A Carthage eye doctor is celebrating a big anniversary as she also prepares for big changes in her practice on the Carthage Square.
Dr. Tamara Soriano put out her shingle at Carthage Eye Care, 130 E. Fourth St., in the middle of the south side of the Square in December, 1992.
Carthage Eye Care will host a reception to celebrate Soriano's 25 years in practice from 5:30 p.m.-7:30 p.m. Friday, Dec. 8, at The Gaderian, upstairs at the Lillian James Salon, 149 E. Third St., on the northeast corner of the Square.
Soriano said she's very appreciative of how Carthage has opened its arms to her practice and she wants to make her anniversary a celebration of the community.
“My intention is that it's not a celebration of what I've done here,” she said in an interview with The Carthage Press. “It's a celebration of what the people here have allowed me to do in their lives to try to help them. It's going to be an ongoing thing throughout the year, we'll have different things throughout the year to try to express my gratitude for being here and supporting me and for welcoming me.”

Background
Soriano grew up near Fresno, California and has been married to Greg Soriano for 32 years. They have two adult children, Kailie, who works with children with developmental or behavioral delays, and Torie, who is also an optometrist and joined her mother's practice earlier this year.
Tami Soriano earned her doctorate of optometry at the University of Missouri-St. Louis and worked in St. Louis for three years, then in Joplin briefly before hanging her shingle on the Carthage Square.
“The things that stand out about Carthage are really the people here, and that's really what this 25th anniversary is about,” Soriano said. “When I moved to Carthage I had heard it was a little bit cliquish and that if you weren't born here you were never going to be part of this community. I have not found it to be that way at all. I'm not exactly sure why people thought that because I didn't experience that.”

Highlights
One thing highlighted in Soriano's biography on her practice's website, www.carthageeyecare.com, is winning the ATHENA award at the Carthage Chamber of Commerce banquet in 2011.
The ATHENA Award is given to women who have excelled in their business and community.
Soriano said friends had told her her daughter was being honored and that's how they got her to attend.
“I was so excited,” she said. “I thought she had been nominated by her bank, she was working at a bank at the time. My family and friends had me so convinced of that, so when Dr. (Susan) Barlett got up and started talking, I all of a sudden realized, I think she's talking about me? I'm really socially awkward, so those kinds of things are not my thing. I think they knew if I had known, I just wouldn't have gone. That's just how I kind of handle those things.”
Then next year, she had to give a speech honoring the next ATHENA winner, Karen Fenstermacher.
“It was even worse,” Soriano said. “But I will say, the person who was chosen that year, I had heard a lot about her, but I had never met her. It was kind of an honor to be able to honor Karen Fenstermacher. She's a pretty noteworthy person in this community.”

Growing practice
People are full of free advice, and people have given Soriano a fair share of that over the years. And she's succeeded in large part by ignoring it.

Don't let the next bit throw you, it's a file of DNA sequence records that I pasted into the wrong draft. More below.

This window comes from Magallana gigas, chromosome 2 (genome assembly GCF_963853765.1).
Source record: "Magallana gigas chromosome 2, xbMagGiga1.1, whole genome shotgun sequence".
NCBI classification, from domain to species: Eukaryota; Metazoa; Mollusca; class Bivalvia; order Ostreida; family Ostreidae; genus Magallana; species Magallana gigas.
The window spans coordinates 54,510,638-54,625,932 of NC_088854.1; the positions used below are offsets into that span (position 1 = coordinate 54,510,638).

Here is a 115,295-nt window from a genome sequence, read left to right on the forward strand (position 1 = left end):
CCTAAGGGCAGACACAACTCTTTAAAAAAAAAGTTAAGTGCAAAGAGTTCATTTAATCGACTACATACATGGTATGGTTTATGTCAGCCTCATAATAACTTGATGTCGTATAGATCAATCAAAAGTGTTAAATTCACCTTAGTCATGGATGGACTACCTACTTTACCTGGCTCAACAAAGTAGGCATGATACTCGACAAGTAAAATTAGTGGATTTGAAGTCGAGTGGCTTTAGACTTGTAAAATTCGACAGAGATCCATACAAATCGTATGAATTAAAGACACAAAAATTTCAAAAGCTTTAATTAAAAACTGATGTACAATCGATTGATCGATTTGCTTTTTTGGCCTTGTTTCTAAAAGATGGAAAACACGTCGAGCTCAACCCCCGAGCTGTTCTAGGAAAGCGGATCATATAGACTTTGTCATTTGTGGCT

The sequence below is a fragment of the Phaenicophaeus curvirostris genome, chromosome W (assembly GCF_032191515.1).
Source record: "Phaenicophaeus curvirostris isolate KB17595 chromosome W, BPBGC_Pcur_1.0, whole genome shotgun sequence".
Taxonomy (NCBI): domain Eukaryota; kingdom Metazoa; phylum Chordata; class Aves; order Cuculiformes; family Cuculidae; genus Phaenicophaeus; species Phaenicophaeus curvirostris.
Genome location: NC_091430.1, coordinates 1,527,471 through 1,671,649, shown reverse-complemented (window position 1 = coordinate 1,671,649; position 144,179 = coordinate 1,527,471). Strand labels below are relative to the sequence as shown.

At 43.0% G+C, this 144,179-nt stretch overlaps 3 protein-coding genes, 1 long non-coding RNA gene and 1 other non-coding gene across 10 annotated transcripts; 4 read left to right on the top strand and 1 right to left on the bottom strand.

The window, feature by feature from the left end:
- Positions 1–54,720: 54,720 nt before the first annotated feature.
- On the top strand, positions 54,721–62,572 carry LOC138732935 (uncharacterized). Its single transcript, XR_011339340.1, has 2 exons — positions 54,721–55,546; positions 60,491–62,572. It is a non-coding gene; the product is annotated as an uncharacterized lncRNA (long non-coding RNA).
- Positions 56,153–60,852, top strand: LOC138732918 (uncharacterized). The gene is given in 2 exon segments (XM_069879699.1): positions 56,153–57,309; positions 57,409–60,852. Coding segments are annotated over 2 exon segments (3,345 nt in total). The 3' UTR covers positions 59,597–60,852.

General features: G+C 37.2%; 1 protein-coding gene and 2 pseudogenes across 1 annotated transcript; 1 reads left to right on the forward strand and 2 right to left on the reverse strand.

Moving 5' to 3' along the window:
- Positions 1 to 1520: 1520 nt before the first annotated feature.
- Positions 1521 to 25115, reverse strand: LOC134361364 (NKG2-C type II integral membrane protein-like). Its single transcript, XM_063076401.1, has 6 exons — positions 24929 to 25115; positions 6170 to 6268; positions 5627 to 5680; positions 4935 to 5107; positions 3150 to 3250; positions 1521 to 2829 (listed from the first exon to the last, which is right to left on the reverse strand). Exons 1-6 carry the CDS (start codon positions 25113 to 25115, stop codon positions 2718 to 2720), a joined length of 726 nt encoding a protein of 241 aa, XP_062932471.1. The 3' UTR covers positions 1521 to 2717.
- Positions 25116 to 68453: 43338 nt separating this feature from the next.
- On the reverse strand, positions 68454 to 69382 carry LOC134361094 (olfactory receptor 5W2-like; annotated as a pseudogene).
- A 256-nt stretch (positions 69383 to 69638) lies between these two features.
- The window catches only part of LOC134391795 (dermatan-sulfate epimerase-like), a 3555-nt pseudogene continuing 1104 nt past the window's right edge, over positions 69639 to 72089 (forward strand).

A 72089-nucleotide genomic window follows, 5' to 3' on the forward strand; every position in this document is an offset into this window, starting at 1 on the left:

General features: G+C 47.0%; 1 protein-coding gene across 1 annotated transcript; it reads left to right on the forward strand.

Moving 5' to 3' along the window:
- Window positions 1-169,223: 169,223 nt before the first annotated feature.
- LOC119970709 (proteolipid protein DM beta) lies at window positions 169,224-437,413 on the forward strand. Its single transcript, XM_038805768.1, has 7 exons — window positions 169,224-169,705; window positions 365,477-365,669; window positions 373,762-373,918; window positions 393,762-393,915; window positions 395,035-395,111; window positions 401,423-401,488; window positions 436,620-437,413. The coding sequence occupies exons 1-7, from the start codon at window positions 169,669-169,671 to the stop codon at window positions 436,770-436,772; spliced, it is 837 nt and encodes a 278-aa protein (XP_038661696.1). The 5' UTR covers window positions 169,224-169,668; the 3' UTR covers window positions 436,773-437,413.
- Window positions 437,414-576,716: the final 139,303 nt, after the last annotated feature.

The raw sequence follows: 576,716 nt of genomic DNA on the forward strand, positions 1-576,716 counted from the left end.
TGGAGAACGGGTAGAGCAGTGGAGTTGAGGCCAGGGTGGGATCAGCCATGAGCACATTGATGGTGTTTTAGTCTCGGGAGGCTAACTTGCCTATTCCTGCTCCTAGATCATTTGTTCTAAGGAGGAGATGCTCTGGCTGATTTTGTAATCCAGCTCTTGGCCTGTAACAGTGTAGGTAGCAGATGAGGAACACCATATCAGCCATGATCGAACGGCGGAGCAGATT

One piece of advice she said she received was to never take on a partner.
She ignored that and took on Dr. Michelle Pyle as a partner in 2004.
“ It was probably no less than a thousand times I was told not to get a partner because it's like a marriage,” Soriano said. “But this has been awesome and she's a really good doctor and a really good friend. Then my daughter coming here was really something special.”
Earlier this year, Dr. Torie Soriano graduated with her doctorate in optometry and joined her mother's practice.
“It just nice to see her come into her own,” Tami Soriano said. “She and I have similar personalities and I think we think similarly, so it's been a very easy transition for her and for me. A lot of people have said, oh, don't ever work with your family. But she's been worked here in the summer, she's been here since she was a little kid, and it's never been an issue. When you walk in the door, you put on a different hat and she's a professional and you treat her like a professional. She treats me like her senior colleague and it works out really well.”

Future expansion
Tami Soriano said with three doctors and a growing list of patients, the practice has run out of room.
So, again ignoring advice to move off the Square, maybe to the south part of town, she decided to expand her existing building into her parking area in the back.
“We'll be adding exam rooms, testing rooms, just more space so we can take care of people more efficiently,” Soriano said. “That is our big issue here is we're just really crammed. I did remodel, I remodeled the outside somewhere around five years after I got here, and I remodeled a little bit on the inside a couple of times. Then I did a complete remodel of the inside in 2001 anticipating a new partner, and I never thought we'd run out of room, but even if even if Torie hadn't come, we'd still need more space.”
Soriano said she considered a different location, but decided she couldn't imagine not going to work in the shadow of the iconic Jasper County Courthouse.
“I love this town and I think this Square is what makes this town different,” Soriano said. “We probably bring about 100 people to the Square every day and to pull that away, I feel like that's letting down the people who supported me the last 25 years. Even though they probably would prefer me move south of town, they probably don't come to the Square very often, I want them to come here.”